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Treaty of Pressburg

The Treaty of Pressburg was signed on December 26, 1805 between France and Austria as a consequence of the Austrian defeats by France at Ulm (September 25 - October 20) and Austerlitz (December 2). A truce was agreed on December 4 and negotiations for the treaty began. The treaty was signed at the Primate's Palace in Pressburg (since 1919 called Bratislava) by Napoleon and the Holy Roman Emperor Francis II.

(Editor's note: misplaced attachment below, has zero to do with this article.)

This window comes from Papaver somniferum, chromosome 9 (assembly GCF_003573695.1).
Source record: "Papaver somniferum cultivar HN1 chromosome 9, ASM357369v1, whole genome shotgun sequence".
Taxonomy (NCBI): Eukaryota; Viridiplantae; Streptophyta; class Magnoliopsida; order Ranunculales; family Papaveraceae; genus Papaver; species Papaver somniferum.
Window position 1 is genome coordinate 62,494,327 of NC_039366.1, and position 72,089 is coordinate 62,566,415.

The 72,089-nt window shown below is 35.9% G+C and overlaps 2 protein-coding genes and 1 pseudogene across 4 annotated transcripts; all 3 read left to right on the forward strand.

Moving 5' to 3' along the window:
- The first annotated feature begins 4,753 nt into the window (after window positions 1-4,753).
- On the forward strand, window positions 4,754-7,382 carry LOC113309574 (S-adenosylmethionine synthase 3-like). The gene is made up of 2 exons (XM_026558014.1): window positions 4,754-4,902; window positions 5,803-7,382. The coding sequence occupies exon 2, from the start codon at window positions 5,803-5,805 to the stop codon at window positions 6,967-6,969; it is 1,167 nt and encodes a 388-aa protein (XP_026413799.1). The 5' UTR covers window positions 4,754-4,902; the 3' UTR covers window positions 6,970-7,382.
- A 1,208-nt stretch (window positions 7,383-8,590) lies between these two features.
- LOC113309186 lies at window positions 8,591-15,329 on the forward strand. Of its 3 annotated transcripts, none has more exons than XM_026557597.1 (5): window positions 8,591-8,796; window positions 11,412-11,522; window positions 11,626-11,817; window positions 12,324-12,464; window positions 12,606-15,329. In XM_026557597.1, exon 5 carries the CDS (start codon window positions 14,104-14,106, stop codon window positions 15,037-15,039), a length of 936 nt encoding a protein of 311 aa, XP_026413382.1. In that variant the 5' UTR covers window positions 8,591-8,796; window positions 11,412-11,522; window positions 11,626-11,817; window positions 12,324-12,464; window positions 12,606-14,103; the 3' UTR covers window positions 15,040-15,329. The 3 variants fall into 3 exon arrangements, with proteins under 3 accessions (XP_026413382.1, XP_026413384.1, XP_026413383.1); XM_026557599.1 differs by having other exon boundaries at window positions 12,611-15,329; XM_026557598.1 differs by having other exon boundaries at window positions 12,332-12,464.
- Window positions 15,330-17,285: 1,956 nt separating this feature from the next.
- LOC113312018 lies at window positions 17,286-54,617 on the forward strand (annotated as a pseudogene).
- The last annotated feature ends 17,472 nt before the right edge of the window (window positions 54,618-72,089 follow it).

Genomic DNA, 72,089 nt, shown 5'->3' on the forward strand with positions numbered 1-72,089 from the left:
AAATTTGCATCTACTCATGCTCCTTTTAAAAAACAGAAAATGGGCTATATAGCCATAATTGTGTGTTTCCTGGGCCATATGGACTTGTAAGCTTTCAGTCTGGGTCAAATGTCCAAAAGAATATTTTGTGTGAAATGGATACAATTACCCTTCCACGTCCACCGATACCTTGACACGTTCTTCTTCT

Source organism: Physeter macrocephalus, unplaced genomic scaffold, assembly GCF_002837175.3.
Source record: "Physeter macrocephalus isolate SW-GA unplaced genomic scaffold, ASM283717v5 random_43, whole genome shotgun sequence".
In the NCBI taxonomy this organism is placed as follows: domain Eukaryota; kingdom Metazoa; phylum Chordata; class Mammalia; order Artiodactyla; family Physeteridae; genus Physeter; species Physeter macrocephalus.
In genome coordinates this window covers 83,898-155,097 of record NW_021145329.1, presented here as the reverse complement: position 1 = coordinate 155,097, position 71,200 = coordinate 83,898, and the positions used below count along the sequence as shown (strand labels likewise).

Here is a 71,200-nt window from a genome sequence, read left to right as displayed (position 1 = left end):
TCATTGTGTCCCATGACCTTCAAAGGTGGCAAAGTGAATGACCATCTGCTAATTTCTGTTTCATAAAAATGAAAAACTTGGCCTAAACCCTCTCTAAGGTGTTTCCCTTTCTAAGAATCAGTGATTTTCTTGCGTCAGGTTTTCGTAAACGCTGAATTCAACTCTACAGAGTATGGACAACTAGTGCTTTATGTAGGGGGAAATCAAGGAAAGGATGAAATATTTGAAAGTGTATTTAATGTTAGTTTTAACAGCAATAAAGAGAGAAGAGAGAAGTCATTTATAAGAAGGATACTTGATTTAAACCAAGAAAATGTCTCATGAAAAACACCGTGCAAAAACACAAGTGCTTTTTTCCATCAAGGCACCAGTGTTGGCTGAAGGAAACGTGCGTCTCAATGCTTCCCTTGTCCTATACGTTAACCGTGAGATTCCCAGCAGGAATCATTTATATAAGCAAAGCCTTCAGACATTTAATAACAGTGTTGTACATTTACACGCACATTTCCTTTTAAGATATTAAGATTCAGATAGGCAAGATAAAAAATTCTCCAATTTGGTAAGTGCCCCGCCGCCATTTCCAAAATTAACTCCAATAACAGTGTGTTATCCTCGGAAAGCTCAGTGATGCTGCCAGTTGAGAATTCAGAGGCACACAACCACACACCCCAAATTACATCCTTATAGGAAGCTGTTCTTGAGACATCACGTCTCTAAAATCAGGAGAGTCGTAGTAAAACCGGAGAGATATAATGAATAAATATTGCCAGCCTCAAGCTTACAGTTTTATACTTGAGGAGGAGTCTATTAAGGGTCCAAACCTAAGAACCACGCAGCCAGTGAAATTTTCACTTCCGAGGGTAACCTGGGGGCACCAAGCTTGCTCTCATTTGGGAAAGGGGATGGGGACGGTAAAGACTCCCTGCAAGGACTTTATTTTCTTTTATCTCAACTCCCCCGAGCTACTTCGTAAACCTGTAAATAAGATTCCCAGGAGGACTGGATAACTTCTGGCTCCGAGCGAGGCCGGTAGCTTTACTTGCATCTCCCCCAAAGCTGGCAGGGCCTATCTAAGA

Beyond the clauses establishing "peace and amity" and the Austrian withdrawal from the Third Coalition the treaty also took substantial European territories from Austria. The gains of the previous treaties of Campo Formio and Lunéville were reiterated and Austrian holdings in Italy and Bavaria were ceded to France. Certain Austrian holdings in Germany were passed to the French allies - the King of Bavaria, the King of Württemberg and the Elector of Baden. Austrian claims on those German states were renounced without exception. The treaty marked the effective end of the Holy Roman Empire, Francis II became instead Emperor Francis I of Austria and a new entity the Confederation of the Rhine was later created by Napoleon. A indemnity of 40 million francs to France was also included in the treaty.